These 5 Pillars Ensure a Healthy Environment for Cats

Nov 28, 2017 / Behavior

cat playing with toy

Are you providing your cat with a healthy environment?

Providing a cat with a comfortable environment is linked with better physical, emotional, and behavioral health. All cats have the same essential environmental needs. Unfortunately, many cats live in homes that are missing some key elements and this results in stress-related disorders as well as unwanted behaviors.

Additionally, many cats can’t cope well in multi-cat households if their environmental needs aren’t being met. Thankfully, the American Association of Feline Practitioners and International Society of Feline Medicine have developed the following guidelines on the five pillars of a healthy feline environment to help cat owners and veterinarians meet these needs.

Pillar 1: Provide your cat with a safe place

Your cat’s safe place is a private area that provides him with a sense of security. It helps if this area is raised, which allows your cat to observe his environment, retreat, and feel protected. Options for safe places include cardboard boxes (which cat doesn’t love these?), perches or shelves, and even his carrier. If your cat is currently frightened of his carrier, it may need to be left out for a while to become part of the “furniture.”

Pillar 2: Provide your cat with multiple and separated key resources

Your cat’s key resources include her food, water, litter boxes, scratching areas, resting/sleeping areas, and elevated areas such as perches. Provide these in multiple locations to provide your cat with several choices. If you have multiple cats, provide these resources in multiple locations to help minimize competition, bullying, and social stress.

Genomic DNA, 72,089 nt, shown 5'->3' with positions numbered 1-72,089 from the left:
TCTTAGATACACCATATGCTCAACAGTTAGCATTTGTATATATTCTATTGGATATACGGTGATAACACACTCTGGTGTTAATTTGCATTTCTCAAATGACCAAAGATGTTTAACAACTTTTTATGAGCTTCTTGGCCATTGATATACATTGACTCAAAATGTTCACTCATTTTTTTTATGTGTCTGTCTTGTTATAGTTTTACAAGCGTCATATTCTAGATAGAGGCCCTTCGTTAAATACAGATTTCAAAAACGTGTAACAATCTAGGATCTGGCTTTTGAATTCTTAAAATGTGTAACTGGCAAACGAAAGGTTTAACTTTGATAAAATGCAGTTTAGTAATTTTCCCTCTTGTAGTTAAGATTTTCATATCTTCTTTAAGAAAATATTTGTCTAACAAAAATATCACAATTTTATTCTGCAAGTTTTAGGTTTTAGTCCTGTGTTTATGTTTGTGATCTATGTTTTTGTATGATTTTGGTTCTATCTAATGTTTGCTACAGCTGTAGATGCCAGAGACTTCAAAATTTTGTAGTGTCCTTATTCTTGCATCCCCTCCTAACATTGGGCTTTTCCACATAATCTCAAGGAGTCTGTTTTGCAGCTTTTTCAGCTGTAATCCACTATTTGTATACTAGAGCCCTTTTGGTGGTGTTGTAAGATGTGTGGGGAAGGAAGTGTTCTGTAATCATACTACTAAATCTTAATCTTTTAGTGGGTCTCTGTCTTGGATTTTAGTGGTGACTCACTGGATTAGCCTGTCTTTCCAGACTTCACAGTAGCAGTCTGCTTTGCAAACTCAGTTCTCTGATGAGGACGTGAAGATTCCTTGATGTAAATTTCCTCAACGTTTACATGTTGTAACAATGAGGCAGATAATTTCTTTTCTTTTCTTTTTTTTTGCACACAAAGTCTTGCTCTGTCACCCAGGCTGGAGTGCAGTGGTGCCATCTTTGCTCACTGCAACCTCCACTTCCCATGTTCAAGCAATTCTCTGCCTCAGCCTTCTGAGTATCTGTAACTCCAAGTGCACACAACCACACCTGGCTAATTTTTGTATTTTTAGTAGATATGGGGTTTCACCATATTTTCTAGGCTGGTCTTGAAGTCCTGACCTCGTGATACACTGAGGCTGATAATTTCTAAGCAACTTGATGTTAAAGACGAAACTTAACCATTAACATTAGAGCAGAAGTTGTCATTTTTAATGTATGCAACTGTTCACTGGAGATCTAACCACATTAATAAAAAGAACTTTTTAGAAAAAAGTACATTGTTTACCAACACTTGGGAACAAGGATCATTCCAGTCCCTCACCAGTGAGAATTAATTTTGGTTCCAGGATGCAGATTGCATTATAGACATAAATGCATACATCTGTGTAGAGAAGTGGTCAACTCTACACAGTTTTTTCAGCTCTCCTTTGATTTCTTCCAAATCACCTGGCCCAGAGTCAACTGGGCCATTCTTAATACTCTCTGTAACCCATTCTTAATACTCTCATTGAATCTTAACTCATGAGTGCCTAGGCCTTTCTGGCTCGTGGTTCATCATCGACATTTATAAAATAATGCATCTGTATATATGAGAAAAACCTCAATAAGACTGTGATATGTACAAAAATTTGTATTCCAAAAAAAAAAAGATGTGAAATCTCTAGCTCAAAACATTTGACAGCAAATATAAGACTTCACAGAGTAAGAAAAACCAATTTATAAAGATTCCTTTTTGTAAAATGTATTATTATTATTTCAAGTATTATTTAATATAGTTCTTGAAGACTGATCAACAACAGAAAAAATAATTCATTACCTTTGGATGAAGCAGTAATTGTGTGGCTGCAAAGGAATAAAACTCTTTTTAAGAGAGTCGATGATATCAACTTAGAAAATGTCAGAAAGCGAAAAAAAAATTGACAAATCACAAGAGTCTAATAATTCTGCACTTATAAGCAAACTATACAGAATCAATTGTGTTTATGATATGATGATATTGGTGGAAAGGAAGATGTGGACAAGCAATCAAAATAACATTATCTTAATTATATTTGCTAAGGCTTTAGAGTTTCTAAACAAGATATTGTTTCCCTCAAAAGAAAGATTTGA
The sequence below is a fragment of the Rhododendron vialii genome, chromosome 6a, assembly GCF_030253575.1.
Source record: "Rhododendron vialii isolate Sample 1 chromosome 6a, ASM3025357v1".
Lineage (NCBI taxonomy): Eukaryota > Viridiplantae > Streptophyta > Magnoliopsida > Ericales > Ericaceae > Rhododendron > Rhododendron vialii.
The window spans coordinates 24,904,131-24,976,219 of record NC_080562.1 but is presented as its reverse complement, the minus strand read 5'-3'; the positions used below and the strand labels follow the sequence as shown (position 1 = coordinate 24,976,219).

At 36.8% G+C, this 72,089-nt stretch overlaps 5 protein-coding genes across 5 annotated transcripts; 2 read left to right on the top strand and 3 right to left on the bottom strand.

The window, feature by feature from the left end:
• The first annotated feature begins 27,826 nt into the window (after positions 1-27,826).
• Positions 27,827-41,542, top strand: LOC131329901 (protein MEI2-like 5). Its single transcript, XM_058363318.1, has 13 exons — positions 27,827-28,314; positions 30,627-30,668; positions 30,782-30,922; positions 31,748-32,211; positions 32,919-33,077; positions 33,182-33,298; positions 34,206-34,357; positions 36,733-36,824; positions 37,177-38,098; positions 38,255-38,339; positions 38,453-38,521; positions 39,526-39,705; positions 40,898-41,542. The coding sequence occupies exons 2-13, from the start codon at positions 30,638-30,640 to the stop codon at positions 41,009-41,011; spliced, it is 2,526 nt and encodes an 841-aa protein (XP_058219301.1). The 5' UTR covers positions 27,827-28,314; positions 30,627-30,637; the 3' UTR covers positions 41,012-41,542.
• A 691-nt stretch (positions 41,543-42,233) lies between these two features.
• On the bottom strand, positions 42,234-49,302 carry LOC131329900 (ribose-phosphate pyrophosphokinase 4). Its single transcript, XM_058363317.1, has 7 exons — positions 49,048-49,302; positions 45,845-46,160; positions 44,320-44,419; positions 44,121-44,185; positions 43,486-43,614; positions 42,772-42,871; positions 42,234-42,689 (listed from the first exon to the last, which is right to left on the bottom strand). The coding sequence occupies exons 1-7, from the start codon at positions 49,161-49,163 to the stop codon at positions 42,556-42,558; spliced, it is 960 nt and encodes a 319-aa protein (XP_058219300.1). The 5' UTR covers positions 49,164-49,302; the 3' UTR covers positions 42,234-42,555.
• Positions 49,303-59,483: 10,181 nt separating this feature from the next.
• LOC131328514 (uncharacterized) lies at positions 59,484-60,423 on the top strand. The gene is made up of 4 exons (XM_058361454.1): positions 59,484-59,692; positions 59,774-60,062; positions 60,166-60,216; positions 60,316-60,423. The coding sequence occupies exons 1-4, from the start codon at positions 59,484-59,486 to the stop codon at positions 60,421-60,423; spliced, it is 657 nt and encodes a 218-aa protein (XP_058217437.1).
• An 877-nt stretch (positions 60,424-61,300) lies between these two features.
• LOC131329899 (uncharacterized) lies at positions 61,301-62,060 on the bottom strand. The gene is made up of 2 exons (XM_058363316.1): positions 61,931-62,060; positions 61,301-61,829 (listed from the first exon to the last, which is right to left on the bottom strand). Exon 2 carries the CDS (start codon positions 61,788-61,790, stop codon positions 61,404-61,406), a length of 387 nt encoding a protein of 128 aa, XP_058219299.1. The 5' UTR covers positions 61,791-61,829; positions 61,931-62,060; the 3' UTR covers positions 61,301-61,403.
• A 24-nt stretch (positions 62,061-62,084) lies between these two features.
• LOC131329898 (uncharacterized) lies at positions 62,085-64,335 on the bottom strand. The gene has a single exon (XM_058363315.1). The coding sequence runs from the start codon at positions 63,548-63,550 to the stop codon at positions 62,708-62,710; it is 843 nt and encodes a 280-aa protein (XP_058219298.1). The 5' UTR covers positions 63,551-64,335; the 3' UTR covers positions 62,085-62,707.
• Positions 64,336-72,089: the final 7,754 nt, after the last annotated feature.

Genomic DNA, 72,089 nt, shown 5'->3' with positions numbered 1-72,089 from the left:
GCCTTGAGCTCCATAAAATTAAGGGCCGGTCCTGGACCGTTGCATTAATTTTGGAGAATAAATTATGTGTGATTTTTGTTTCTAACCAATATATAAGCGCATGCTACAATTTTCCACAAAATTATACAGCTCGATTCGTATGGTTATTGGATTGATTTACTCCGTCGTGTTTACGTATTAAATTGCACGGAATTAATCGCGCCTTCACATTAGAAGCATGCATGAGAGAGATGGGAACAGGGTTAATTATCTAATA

Pillar 3: Provide your cat with the opportunity for play and predatory behavior

Cats are active predators, and when given the opportunity to hunt outdoors will spend a significant amount of their day in hunt-related activities. Even well-fed cats will stalk, chase, and kill prey. Unfortunately, if you don’t provide your cat with opportunities for predatory-behaviors, he may become obese, bored, and frustrated. He may develop a stress-associated disease or respond aggressively toward you and other animals within your household. Thankfully, there are many options to provide even indoor cats with the opportunity for play and predatory behavior. Options include toys, regular play with you, and feeding toys that require him to actively acquire food.

Pillar 4: Provide your cat with positive, consistent, and predictable social interactions

All companion animals, including cats, benefit rom regular, positive, consistent interactions with their human family members. Your cat will experience less stress when allowed to choose whether or not to interact with you, rather than having interactions forced upon her. Allow your cat to approach you rather than approaching her. If your cat appears relaxed and wants to interact, it’s best to focus petting around the head and cheeks. When your cat moves away, don’t force further contact by following your cat or picking her up.

Pillar 5: Provide your cat with an environment that respects the importance of his sense of smell

Cats depend much more on their sense of smell than we humans do. Your cat’s sense of smell provides him with important information, helping him to both detect potential threats and feel secure in his environment. Your cat marks his environment with pheromones by rubbing or scratching objects. These pheromones establish his core living area—where he feels most safe and secure—and communicate with other cats. Whenever possible, avoid interfering with your cat’s sense of smell. This includes avoiding use of strong cleaners, detergents, and scented litter and providing scratching posts or boxes.

 

This article gives you a brief overview of the five pillars of a healthy feline environment. If you have questions on your cat’s specific needs, please contact your veterinarian or veterinary behaviorist for assistance. In future articles, I will cover each pillar in more detail.

—Kelly Ballantyne, DVM, DACVB
Veterinary Behavior at Illinois